Finding Easter’s message in the slums of life

A symbol of hope: Christ on the cross in a fire-bombed church in Nigeria. Photo: Andrew Philip

As I reflect on what happened to Jesus on Good Friday and Easter Sunday, I think about Nathaniel. Easy-going and articulate, it is easy to get the impression that Nathaniel comes from a well-to-do family. But until a few years ago, Nathaniel lived in a plastic shack in desperately poor conditions in a slum in Nairobi. With only plastic sheets as cover from the elements and surviving on what little food he could find, life was bleak and hopeless for Nathaniel and his family. He had no work and could not think of any work he could actually do. He felt inferior to others and worthless in himself. He thought living in desperate poverty was his fate.

Attracted to love

It was at this low point that members of a local church found Nathaniel while visiting people in the slum as part of the Tear Netherlands backed church and community mobilisation process (CCMP). Nathaniel told me how embarrassed he felt when the group first found him. There was no place for them to sit and no coffee or tea to share. But in his hopeless situation, Nathaniel was attracted to the love of God that he could see in this group of people. Building on his connection with them, he would eventually open his small room to host weekly Bible study meetings for other people living in the slum. That was the beginning point of change. His heart, mind and everything were transformed through the word of God.

New life

Through the Bible studies and his relationship with people in the church, Nathaniel discovered that God loves him and has given him talents and resources to improve his life, and the lives of his family and neighbours. Today, Nathaniel no longer lives in a shack — he lives in a flat. He is a qualified teacher helping children to receive an education to improve their lives and achieve their God-given potential. He has also studied theology and is part of his church’s CCMP leadership group involved in expanding the church’s work in the community.

Nathaniel, centre, with his pastor and Dr Sas Conradie, left. Photo Sas Conradie

‘Jesus rose on Easter Sunday so that people can be reconciled with God, themselves, others and nature in such a way that brings them out of the slums of life.’

Nathaniel’s dream is to transform the lives of thousands of children and youths in the slums by building their capacity in education and life skills. He testifies that growth brings change according to Romans 12:2: ‘Don’t copy the behaviour and customs of this world, but let God transform you into a new person by changing the way you think. Then you will learn to know God’s will for you, which is good and pleasing and perfect.’ (New Living Translation)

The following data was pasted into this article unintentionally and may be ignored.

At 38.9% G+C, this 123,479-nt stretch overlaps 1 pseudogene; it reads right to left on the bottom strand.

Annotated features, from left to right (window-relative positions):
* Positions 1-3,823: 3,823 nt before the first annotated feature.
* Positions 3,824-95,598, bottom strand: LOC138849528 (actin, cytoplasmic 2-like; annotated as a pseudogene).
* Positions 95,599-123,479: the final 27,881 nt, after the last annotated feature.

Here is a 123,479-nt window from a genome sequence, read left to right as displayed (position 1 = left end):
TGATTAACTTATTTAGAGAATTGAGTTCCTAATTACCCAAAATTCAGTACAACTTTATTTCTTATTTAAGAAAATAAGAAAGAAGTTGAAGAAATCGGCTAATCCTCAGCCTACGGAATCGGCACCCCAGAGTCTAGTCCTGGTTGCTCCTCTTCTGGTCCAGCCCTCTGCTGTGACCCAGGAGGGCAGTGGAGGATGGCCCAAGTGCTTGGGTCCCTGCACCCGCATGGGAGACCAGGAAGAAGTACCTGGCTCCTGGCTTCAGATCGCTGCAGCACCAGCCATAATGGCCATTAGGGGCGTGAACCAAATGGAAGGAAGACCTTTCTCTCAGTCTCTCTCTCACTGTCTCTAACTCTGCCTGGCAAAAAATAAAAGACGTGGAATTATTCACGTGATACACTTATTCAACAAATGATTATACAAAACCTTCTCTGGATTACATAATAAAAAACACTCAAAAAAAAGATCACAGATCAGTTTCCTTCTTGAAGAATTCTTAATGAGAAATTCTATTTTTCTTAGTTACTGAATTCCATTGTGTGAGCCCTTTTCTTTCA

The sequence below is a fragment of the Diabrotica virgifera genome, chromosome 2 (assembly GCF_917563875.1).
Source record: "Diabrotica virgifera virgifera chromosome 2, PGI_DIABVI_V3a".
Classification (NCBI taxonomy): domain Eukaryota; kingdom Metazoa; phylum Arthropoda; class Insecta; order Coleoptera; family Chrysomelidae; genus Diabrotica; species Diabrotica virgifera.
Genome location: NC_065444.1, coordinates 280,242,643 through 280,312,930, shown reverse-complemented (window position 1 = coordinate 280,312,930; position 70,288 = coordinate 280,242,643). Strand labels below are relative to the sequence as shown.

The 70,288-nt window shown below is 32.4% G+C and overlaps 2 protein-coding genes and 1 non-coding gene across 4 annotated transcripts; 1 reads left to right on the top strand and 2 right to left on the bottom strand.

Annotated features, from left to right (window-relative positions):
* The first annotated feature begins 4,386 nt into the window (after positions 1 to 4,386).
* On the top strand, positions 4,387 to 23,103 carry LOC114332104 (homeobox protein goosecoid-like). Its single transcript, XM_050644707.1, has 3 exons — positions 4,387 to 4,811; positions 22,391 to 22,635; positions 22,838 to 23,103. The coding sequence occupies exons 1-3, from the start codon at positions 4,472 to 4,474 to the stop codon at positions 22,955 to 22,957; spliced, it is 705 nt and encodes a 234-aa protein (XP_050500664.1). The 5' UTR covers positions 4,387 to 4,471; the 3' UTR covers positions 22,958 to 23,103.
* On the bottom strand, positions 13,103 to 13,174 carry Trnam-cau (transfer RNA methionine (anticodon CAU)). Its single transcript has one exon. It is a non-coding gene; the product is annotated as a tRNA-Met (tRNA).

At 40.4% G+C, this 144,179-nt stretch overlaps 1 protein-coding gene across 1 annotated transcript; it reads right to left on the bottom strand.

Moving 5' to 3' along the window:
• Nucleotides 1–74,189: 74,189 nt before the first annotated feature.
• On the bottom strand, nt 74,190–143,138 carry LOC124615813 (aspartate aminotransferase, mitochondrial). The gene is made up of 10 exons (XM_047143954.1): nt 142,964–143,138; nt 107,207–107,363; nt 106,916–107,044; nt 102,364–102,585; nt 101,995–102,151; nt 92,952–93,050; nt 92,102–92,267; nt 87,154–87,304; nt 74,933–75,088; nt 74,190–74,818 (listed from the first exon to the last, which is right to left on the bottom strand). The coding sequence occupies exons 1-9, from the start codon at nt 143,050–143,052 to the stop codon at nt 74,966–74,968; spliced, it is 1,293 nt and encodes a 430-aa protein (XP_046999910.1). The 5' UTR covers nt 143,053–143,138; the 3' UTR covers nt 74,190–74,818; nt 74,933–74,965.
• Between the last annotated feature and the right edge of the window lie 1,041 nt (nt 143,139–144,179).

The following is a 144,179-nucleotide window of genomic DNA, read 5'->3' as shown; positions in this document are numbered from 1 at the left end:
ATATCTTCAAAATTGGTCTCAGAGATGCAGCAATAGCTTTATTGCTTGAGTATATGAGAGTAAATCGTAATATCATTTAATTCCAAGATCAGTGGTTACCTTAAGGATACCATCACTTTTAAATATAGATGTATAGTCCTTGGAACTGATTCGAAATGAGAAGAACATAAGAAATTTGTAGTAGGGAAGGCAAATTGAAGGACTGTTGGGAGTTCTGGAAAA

Nathaniel is dedicated to the process of changing the community and is mindful of this quote from American author and pastor John Maxwell: ‘Everyone thinks of changing the world but no one thinks of changing themselves.’ Because God changed him, he now wants to be used by God to change others. Through this change, his life is better and full of the joy of the Lord and he works to help others experience life in fullness. 

Easter hope

Jesus died on Good Friday for people like Nathaniel who were living spiritually, socially, economically, psychologically and emotionally in the slums of life. ‘For the Son of Man came to seek and save those who are lost’, says Jesus in Luke 19:10 (NLT). 

But Jesus also rose on Easter Sunday so that people can be reconciled with God, themselves, others and creation in such a way that brings them out of the slums of life. Easter gives new hope for people who feel lost like Nathaniel once did. But to grasp that hope they need to encounter Jesus’s story – if the church had not reached out to Nathaniel in the slum, he might have never known that there is hope for him as well, that God loves him and that Jesus died and rose from the dead for him. Paul says in Romans 10:14: ‘But how can they call on him to save them unless they believe in him? And how can they believe in him if they have never heard about him? And how can they hear about him unless someone tells them?’ (NLT). This is why I believe so much in the church and community mobilisation process. It envisions and equips Christians in making Easter a reality in the lives of people living in the slums of life... people like Nathaniel.


This activity took place before the outbreak of Covid-19 in Kenya. For safe ways of connecting with others during the current crisis please look at our dedicated Covid-19 page.

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Sas Conradie
Rev Dr Sas Conradie is Tearfund’s Theology and Networking Manager for Africa: sas.conradie@tearfund.org